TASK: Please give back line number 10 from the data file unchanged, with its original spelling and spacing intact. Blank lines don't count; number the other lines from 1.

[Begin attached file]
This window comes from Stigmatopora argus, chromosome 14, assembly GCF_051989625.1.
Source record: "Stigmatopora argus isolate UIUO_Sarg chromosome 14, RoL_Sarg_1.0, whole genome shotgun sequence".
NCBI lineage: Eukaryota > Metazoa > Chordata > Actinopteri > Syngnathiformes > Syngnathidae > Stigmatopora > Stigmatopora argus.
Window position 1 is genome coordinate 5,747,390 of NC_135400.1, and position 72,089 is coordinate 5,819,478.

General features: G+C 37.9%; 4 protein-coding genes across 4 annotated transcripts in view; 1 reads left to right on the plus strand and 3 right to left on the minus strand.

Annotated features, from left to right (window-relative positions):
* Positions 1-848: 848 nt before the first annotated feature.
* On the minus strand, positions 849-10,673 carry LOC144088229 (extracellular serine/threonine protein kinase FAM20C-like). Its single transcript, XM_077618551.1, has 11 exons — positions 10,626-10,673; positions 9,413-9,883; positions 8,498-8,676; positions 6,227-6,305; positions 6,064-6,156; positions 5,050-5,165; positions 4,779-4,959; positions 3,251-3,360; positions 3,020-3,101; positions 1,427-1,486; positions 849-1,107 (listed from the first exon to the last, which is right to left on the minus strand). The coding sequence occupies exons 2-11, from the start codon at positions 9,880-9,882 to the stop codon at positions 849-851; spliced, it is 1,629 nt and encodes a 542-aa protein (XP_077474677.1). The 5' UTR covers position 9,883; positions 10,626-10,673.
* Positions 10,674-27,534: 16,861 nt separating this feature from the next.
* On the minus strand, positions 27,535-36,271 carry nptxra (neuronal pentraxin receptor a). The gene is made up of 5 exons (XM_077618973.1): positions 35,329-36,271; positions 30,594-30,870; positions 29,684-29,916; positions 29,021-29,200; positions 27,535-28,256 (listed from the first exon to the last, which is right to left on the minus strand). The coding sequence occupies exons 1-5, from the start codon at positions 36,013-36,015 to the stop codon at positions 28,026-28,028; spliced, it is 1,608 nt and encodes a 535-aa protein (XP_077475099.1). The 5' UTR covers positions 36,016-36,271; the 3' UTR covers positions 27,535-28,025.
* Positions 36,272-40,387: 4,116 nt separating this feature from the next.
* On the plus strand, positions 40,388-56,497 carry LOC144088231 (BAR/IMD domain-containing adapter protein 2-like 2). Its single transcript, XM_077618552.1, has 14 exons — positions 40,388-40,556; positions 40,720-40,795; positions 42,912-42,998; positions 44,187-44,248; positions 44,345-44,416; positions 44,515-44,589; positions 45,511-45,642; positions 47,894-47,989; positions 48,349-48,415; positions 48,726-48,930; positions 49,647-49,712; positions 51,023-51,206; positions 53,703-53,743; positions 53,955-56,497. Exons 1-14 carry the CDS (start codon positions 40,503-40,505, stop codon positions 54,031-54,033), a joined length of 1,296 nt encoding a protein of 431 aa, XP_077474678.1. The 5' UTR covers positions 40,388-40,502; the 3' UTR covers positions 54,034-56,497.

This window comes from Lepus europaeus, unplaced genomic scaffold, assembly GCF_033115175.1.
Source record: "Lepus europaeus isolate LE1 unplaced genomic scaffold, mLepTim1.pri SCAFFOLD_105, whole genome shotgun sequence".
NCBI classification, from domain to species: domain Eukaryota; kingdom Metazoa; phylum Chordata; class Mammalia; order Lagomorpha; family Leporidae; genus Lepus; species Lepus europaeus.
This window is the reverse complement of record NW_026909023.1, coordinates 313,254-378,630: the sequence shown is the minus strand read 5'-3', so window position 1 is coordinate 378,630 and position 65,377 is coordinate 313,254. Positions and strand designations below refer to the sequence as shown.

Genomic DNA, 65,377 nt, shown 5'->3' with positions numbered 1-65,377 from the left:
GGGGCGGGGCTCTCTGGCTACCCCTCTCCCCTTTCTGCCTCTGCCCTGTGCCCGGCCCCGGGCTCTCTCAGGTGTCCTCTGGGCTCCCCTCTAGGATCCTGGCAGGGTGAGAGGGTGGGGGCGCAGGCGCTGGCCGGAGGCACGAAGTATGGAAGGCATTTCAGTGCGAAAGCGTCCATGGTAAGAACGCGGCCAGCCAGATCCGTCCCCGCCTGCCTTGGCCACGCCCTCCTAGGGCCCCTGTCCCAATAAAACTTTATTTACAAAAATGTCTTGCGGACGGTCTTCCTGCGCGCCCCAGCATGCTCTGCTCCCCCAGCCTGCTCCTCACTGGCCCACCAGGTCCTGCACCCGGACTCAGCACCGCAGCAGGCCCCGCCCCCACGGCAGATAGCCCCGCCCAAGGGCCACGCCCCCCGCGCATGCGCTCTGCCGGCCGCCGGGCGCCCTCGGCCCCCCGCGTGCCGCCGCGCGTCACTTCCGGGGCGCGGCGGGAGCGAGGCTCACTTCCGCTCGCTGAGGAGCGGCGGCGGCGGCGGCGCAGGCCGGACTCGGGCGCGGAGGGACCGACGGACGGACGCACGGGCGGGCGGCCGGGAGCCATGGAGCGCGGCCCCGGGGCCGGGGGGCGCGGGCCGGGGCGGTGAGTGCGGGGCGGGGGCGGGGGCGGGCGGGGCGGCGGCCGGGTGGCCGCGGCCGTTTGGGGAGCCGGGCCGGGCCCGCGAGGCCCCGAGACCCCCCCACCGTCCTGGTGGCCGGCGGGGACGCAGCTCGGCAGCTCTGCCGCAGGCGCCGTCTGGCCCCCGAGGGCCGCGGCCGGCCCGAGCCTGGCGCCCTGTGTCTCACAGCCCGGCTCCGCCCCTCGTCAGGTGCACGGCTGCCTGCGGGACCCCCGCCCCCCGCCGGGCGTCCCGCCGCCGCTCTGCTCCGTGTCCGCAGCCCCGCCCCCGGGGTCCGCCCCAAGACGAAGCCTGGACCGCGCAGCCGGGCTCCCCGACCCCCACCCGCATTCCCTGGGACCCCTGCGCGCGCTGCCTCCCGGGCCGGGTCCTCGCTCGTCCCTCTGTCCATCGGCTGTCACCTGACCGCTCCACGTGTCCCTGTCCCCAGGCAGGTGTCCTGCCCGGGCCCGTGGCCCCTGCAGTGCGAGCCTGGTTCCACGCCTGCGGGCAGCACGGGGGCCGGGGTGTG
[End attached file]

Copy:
* On the minus strand, positions 27,535-36,271 carry nptxra (neuronal pentraxin receptor a). The gene is made up of 5 exons (XM_077618973.1): positions 35,329-36,271; positions 30,594-30,870; positions 29,684-29,916; positions 29,021-29,200; positions 27,535-28,256 (listed from the first exon to the last, which is right to left on the minus strand). The coding sequence occupies exons 1-5, from the start codon at positions 36,013-36,015 to the stop codon at positions 28,026-28,028; spliced, it is 1,608 nt and encodes a 535-aa protein (XP_077475099.1). The 5' UTR covers positions 36,016-36,271; the 3' UTR covers positions 27,535-28,025.